Honourarium lands Nova Scotia showjumper out of amateur status

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Mon, Nov 5: A Nova Scotia showjumper has lost her right to compete at the amateur level by accepting a $1,700 honourarium for providing young riders with horses and the equipment to practice their skills. Jeremy Keefe reports – Nov 5, 2018

Years of competing as an amateur equestrian jumper have seemingly come to an end for a Bible Hill woman after a complaint made against her resulted in the revocation of her amateur status, just a week before she was to travel to Toronto to take part in a national level competition.

Jessica McNutt Wells works as a mental health social worker while working toward earning her Master’s degree.

On top of that, she finds the time to work with her coach to hone her equestrian skills, jumping with her horse Bacardi, which Wells affectionately calls “Rummy.”

Equestrian sports are her passion and like many athletes, she has always been happy to give back by helping younger competitors.

Since 2015, she’s done so by coaching Dalhousie University students who attend the Agricultural Campus near her family’s home, providing them with horses to ride, a fenced-in jumping course to practice on and more.

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But that good deed recently landed her in hot water.

“This summer I had kind of a complaint made against me that I shouldn’t be allowed to show as an amateur,” she explained.

McNutt Wells says as a token of their appreciation, Dalhousie provided her with a $1,700 honourarium each year — funds she accepted and assumed were permitted.

“When I’d first been approached about it they said, ‘you know we don’t pay someone to coach, we don’t pay someone to teach,'” she said. “I said well that’s great that’s not something I can do anyway.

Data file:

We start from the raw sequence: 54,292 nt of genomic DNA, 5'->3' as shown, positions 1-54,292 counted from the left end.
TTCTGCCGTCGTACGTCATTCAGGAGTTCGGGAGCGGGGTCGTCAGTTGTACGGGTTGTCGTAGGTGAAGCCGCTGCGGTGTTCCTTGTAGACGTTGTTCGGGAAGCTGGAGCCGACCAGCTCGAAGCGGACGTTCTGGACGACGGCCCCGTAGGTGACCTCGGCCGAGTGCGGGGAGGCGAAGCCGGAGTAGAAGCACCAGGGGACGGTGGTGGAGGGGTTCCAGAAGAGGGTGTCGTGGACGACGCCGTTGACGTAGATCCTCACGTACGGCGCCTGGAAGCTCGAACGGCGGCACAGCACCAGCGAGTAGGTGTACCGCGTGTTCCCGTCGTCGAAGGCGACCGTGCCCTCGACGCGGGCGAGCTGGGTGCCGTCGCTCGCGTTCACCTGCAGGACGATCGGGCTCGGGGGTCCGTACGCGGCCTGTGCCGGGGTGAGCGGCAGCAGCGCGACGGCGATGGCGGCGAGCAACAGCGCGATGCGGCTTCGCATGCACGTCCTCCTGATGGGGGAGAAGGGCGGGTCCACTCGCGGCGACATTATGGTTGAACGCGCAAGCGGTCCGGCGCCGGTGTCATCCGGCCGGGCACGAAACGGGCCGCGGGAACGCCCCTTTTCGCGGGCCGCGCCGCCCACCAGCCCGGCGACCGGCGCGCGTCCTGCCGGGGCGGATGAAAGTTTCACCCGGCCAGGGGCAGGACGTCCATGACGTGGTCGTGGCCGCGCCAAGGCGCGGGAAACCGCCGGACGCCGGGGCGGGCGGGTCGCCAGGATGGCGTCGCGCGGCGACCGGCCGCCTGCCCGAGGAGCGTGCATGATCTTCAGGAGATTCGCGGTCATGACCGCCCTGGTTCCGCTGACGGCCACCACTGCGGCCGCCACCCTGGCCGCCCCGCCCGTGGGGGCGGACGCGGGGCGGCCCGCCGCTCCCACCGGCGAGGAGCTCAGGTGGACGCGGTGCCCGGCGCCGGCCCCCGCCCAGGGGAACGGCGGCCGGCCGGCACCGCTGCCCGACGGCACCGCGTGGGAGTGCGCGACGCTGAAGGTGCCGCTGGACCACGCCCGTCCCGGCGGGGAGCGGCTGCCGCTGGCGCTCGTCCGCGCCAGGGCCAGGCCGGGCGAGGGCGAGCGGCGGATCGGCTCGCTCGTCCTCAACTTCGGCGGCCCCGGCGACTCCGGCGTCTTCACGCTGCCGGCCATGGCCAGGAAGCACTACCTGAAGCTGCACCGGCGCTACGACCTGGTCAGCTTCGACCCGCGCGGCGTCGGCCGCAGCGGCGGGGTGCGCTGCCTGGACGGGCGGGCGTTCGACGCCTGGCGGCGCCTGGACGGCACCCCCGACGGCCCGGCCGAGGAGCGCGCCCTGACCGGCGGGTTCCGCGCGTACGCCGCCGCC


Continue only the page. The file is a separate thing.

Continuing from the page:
“But it also says you can accept an in kind gift or token,” she said. “In my mind, an honourarium is like a thank you for helping the community.”

McNutt Wells says she isn’t turning a profit from the funds. Insurance costs, transporting the horses and more ensure that the honourarium doesn’t go very far.

Equestrian Canada says they look at situations such as this and weigh the number of hours invested against the amount of money received in determining whether an amateur is receiving payment or an acceptable gift.

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“Equestrian Canada recognizes remuneration rather than specifically an honourarium and we define it as a payment either in cash or in kind with the exception of a token gift,” explained Jennifer Eastwood.

“Each situation is evaluated on the facts presented and if an athlete is in doubt whether they are receiving remuneration versus a token gift we encourage them to reach out to us.”

The organization wouldn’t speak to the situation directly, saying that it’s currently under review.

Whether her amateur status is returned or not will be determined later. However, with the Royal Winter Fair now underway, McNutt Wells says the damage has already been done.

Even so, she says she’s tried to plead her case with the governing body and has so far had no luck.

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“When they did contact me I told the individual that I would be happy to give up that role, that I didn’t realize and I was willing to do anything to resolve it,” she explained. “I wrote a letter and explained that yes I’d be happy to resign from that position, I’d be happy to give back the honourarium if that was in violation.

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